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President Donald Trump has the power to set aside the Davis-Bacon Act’s requirement that contractors on federally funded construction projects pay prevailing wages for reconstruction work in areas devastated by Hurricane Harvey. But it is unclear whether he will follow two of his predecessors in doing so.
President George W. Bush suspended Davis-Bacon most recently, in connection with recovery efforts following Hurricane Katrina in 2005. His father, President George H.W. Bush, also did so in 1993 following Hurricanes Andrew in Florida and Iniki in Hawaii.
White House spokeswoman Kelly Love told Bloomberg BNA she is “not aware of anything right now” in terms of any impending White House action regarding Davis-Bacon.
Davis-Bacon supporters have successfully overcome repeated attempts, over several decades, to chip away at the law’s requirements. Members of Congress have tried and failed to repeal the law.
The House in debating the budget bill Sept. 7 rejected an amendment offered by Rep. Steve King (R-Iowa) that would have prohibited federal spending to “implement, administer, or enforce” Davis-Bacon.
The amendment failed in a 173-240 vote.
Speculation continues as to whether the Trump administration has plans for Davis-Bacon.
The law provides that the president may suspend its requirements in the event of a “national emergency.” Prior to the Bush presidencies, Presidents Franklin D. Roosevelt and Richard M. Nixon each briefly suspended the law for reasons unrelated to storm recovery.
Trump notably omitted any mention of Davis-Bacon in an April 4 speech at North America’s Building Trades Unions’ annual legislative conference. He told the New York Times April 5 that he would “make an announcement” shortly regarding Davis-Bacon without providing further details. But the administration since then has taken no major action on the law.
NABTU has heard nothing from the White House regarding any plan to suspend Davis-Bacon for Harvey-related projects, a labor organization spokesman told Bloomberg BNA Sept. 5. NABTU, which has consistently supported keeping Davis-Bacon’s protections intact, said in a Sept. 1 statement that standards for a “successful clean-up and re-build process” should include maintaining prevailing wage coverage.
Glenn Spencer, vice president of the U.S. Chamber of Commerce’s Workforce Freedom Initiative, told Bloomberg BNA Sept. 7 that he would be “a bit surprised” if the Trump administration doesn’t suspend the law’s requirements in this situation. The chamber has come out in favor of repealing of Davis-Bacon.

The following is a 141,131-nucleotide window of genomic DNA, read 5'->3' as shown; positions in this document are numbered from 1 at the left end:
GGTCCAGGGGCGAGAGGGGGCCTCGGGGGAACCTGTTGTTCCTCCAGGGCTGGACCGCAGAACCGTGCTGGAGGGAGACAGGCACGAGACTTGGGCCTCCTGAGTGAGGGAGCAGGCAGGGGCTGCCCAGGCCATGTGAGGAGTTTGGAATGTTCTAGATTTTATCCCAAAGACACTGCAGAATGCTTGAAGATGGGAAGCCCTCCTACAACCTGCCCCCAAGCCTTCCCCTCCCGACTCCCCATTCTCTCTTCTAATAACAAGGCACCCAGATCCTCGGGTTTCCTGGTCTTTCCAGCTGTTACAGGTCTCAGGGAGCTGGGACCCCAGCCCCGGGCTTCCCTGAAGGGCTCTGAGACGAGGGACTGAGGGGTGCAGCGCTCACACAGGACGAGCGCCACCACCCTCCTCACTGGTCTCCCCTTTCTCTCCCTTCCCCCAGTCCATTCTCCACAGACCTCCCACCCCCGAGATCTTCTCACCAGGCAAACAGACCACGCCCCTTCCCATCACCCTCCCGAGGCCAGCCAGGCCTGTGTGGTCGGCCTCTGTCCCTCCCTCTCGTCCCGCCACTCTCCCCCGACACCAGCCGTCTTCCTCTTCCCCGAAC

Sen. Jeff Flake (R-Ariz.) introduced a bill in January that would exclude federally funded infrastructure projects from Davis-Bacon’s coverage. As a U.S. representative in 2005, Flake co-signed a letter in which dozens of House Republicans urged President George W. Bush to suspend the law’s requirements in Katrina’s wake. Flake’s office didn’t respond to multiple requests for comment.
The office of Sen. John Cornyn (R-Texas) has yet to receive information about any impending White House movement on Davis-Bacon, a spokeswoman for Cornyn told Bloomberg BNA Sept. 7.
The office of Rep. Gene Green (R-Texas), whose legislative district covers eastern parts of the Houston metro area, hasn’t received word of any impending Davis-Bacon action by Trump. “I don’t think it’s something they would necessarily tell us until right when they plan on doing it,” a spokesman for Green said.
The office of Sen. Ted Cruz (R-Texas) also didn’t respond to requests for comment.
The Construction Employers of America, a coalition of specialty trade contractor groups, opposes suspending the law’s requirements, spokesman Jack Jacobson told Bloomberg BNA Sept. 7.
Doing so would give out-of-state contractors an “unfair competitive advantage,” Jacobson said. After Hurricane Katrina, some “unscrupulous profiteers” hired undocumented immigrants on federal projects and failed to pay them. “As undocumented workers, they had no legal recourse, compounding their exploitation and abuse,” he said.
Suspending the prevailing wage law would also come at the expense of workers who live in Harvey-hit areas, Jacobson said. “Undercutting their wages at a time when many will have lost property and bear personal recovery expenses would only compound their losses.”
Some Davis-Bacon opponents are advocating for the law’s suspension. Mark Mix, the president of the National Right to Work Legal Defense Foundation, urged Trump in a Sept. 1 blog post to suspend Davis-Bacon’s requirements during Harvey recovery efforts. The law effectively limits participation on federally funded projects to “politically-connected unionized firms,” and it “artificially” inflates project costs, Mix said.
To contact the reporter on this story: Elliott T. Dube in Washington at firstname.lastname@example.org
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